This annual conference will bring people together to support the expansion of quality higher education in prison, discuss how to empower students in prison and after release, and to work to shape public discussion about education and incarceration.
The International Community Corrections Association and the National Criminal Justice Association will host a conference that showcases programs, research, and policies aimed at helping justice practitioners, researchers, and decision makers move the criminal justice system forward.
This 44-hour training experience will prepare participants to deliver the Thinking for a Change program to incarcerated people.
The conference will be devoted to the development and support of pre-arrest diversion efforts across the United States, and building the treatment and funding capacity to sustain them.
The National Institute of Corrections (NIC) is offering training to criminal justice professionals and government contractors. The NIC will provide qualified facilitator trainers at no cost while the host agency provides the training facility and instructional support.
Stepping Up recently premiered an animated video describing how counties can collect accurate, accessible data on the number of people entering their jails who have mental illnesses, a critical first step for making measurable reductions to the prevalence of mental illness in jails.
The training institute features a portfolio of on-site training opportunities addressing critical topics in juvenile justice, including probation system review training and multi-system information and data sharing.
A School Responder Model is a behavioral health response to school infractions that provides an alternative to exclusionary school discipline and justice system referral by addressing the root causes of behavior through community-based supervision.
The general fund budget was signed into law by Alabama Governor Robert Bentley and will go into effect on October 1, 2016, bringing appropriations in FY2016 and FY2017 for justice reinvestment implementation to a total of more than $42 million.
Beginning in January 2017, the Stepping Up partners—The American Psychiatric Association Foundation, The National Association of Counties, and The Council of State Governments Justice Center—are launching a comprehensive approach to delivering technical assistance (TA) and facilitating communication among counties to move their initiatives forward.
Judicial Work at the Interface of Mental Health and Criminal Justice is a four-hour live interactive training designed for all judges who hear criminal cases. The program was created by judges and psychiatrists working in partnership with the American Psychiatric Association Foundation and the CSG Justice Center with input from The National Judicial College and SAMHSA’s GAINS Center for Behavioral Health and Justice Transformation.
The Council on Mentally Ill Offenders released its 15th annual report this month, highlighting ways to address the mental health needs of people in the justice system in California. The report cites the Stepping Up initiative—a national effort to reduce the number of people with mental illnesses and co-occurring substance use disorders in jails—as a sign of increasing attention to this issue and as an opportunity for action, with 21 California counties participating to date.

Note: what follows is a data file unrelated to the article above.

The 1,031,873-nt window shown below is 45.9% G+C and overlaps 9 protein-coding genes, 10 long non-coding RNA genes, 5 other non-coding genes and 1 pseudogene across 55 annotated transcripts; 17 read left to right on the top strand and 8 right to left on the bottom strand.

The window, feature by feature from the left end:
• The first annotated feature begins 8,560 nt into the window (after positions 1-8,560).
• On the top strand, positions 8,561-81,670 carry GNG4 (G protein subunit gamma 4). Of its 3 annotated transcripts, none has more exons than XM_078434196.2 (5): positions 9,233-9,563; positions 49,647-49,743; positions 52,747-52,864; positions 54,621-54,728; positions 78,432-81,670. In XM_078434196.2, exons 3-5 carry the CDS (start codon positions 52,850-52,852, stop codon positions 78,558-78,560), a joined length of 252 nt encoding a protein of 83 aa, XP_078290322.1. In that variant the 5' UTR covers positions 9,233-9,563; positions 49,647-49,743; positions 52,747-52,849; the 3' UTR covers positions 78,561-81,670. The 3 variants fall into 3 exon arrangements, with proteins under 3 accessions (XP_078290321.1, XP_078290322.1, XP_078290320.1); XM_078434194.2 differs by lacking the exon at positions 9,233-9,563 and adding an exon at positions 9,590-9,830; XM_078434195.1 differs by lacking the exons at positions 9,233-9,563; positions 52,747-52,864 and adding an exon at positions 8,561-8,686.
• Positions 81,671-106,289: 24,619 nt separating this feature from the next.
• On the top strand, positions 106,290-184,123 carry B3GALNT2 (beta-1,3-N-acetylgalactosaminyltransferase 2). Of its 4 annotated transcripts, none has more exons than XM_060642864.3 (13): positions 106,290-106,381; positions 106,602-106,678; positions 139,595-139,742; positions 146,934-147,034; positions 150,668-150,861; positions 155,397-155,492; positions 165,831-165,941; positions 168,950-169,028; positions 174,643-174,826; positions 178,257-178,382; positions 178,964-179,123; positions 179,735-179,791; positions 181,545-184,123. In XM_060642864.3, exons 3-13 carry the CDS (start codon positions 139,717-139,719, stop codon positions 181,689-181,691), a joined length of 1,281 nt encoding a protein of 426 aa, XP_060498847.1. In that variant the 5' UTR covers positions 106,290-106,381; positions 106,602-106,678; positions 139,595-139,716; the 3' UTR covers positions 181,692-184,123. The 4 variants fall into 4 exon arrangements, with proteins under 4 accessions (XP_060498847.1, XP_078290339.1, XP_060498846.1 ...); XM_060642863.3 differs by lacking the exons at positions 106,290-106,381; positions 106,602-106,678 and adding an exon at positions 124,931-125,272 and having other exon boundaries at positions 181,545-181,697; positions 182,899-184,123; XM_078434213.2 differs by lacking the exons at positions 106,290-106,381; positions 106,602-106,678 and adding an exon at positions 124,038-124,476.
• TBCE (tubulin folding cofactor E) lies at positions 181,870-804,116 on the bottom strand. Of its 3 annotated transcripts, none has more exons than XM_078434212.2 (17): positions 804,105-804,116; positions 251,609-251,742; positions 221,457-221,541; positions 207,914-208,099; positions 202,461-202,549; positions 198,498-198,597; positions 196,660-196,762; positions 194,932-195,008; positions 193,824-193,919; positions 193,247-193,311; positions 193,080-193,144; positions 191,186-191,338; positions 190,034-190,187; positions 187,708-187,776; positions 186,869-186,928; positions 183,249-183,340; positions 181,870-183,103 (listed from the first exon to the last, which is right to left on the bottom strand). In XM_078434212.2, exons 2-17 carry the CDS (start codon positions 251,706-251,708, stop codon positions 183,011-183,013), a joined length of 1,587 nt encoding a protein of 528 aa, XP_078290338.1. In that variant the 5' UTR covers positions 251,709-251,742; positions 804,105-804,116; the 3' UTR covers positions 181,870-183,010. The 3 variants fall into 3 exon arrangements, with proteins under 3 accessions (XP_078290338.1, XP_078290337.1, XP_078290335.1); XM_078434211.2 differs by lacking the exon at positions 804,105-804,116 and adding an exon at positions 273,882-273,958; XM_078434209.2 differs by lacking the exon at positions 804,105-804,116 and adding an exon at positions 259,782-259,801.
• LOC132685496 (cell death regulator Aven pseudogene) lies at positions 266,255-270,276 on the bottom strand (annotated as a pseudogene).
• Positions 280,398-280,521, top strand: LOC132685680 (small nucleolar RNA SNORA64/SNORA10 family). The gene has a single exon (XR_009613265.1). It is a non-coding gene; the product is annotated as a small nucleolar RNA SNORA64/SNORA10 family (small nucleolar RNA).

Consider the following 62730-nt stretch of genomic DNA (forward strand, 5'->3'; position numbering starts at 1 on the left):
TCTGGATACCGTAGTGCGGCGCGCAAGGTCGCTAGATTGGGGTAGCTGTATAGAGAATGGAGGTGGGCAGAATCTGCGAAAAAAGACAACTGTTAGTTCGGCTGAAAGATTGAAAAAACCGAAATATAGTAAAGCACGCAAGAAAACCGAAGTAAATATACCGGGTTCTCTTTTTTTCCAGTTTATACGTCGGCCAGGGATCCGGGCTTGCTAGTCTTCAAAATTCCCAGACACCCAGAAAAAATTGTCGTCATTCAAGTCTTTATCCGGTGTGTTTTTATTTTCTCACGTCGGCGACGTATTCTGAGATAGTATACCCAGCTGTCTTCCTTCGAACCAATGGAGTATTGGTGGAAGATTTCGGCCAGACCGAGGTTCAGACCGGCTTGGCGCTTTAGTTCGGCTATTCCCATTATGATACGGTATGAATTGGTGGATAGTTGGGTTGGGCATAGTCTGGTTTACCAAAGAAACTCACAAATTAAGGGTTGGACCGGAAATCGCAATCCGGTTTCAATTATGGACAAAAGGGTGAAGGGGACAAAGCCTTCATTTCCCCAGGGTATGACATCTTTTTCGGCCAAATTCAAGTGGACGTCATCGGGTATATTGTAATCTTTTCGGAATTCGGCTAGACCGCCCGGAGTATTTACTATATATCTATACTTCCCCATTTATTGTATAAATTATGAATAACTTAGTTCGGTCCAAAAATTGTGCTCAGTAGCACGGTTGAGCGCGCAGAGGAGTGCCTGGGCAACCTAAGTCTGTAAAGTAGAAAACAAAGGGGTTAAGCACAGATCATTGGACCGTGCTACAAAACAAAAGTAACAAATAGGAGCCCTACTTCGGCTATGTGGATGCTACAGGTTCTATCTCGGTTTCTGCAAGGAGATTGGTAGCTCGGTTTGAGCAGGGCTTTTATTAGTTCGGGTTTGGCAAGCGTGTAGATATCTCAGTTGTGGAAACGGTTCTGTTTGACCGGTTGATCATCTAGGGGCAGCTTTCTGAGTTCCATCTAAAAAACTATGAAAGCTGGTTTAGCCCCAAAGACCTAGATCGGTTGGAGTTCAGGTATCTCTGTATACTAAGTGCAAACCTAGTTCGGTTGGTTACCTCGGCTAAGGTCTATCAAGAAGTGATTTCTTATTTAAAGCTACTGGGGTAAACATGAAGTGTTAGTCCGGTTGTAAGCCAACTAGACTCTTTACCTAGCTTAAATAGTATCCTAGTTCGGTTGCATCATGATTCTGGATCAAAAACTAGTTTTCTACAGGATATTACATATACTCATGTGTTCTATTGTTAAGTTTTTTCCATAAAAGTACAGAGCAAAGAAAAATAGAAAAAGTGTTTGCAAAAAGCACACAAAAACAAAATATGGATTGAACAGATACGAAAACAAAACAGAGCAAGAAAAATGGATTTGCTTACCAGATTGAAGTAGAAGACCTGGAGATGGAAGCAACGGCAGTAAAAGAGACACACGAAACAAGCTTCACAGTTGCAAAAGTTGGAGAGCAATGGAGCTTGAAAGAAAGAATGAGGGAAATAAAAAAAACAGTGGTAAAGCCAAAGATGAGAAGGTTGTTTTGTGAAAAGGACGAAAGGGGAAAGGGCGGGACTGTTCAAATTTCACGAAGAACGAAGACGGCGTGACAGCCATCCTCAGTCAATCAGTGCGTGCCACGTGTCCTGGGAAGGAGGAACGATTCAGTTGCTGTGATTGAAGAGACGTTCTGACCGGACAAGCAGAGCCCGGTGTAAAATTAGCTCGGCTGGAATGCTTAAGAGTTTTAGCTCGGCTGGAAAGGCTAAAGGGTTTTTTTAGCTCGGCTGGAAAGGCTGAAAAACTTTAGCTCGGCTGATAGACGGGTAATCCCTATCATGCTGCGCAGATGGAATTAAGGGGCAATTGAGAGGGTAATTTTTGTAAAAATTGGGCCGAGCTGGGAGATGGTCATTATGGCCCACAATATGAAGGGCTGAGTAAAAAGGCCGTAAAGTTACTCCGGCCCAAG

On May 25, the CSG Justice Center welcomed Mack Jenkins to its Justice Reinvestment team as a senior policy advisor. In his new role, Mr. Jenkins will leverage his nearly 40 years of criminal justice experience to assist supervision agencies in states across the country in adopting best practices to reduce recidivism and increase public safety.
The Pew Charitable Trusts examined crime trends in the 23 states that raised their felony theft thresholds between 2001 and 2011, a period that facilitates analysis of each jurisdiction from three years before to three years after the policy change. This chartbook illustrates three important conclusions from the analysis.
The U.S. Department of Justice recently announced that $53 million in grants will be awarded to 45 jurisdictions under the Second Chance Act program in FY 2015. Including this year’s cohort of grantees, more than 700 SCA grants have been awarded to agencies and organizations in 49 states since 2008.
A group of bipartisan lawmakers introduced on Thursday, Sept. 10, legislation that would allow people who were formerly involved with the criminal justice system to apply for federal jobs without disclosing previous criminal history until the final stages of hiring.
The CSG Justice Center’s Handbook for Facilitators is a companion resource to Developing a Mental Health Court: An Interdisciplinary Curriculum, a free online multimedia training that features a flexible series of engaging and comprehensive presentations and activities for people or groups interested in starting, improving, or learning more about mental health courts.
The National Council of Juvenile and Family Court Judges is now accepting submissions to its scholarly, peer-reviewed journal, “Juvenile and Family Court Journal.” Articles should focus on issues of interest to the field of juvenile and family justice, including child abuse and neglect, juvenile delinquency, dual status youth, domestic violence, substance use, child custody and visitation, judicial leadership, and related topics.
This brief from the National Association of Counties provides an overview of the potential impact of the Affordable Care Act (ACA) on county jail systems across the country, particularly with the suspension and termination of Medicaid coverage.
The Collateral Consequences Resource Center launched in the fall of 2014 provides news and commentary about developments in courts and legislatures, practice and advocacy resources, and information about how to obtain relief from collateral consequences in various jurisdictions.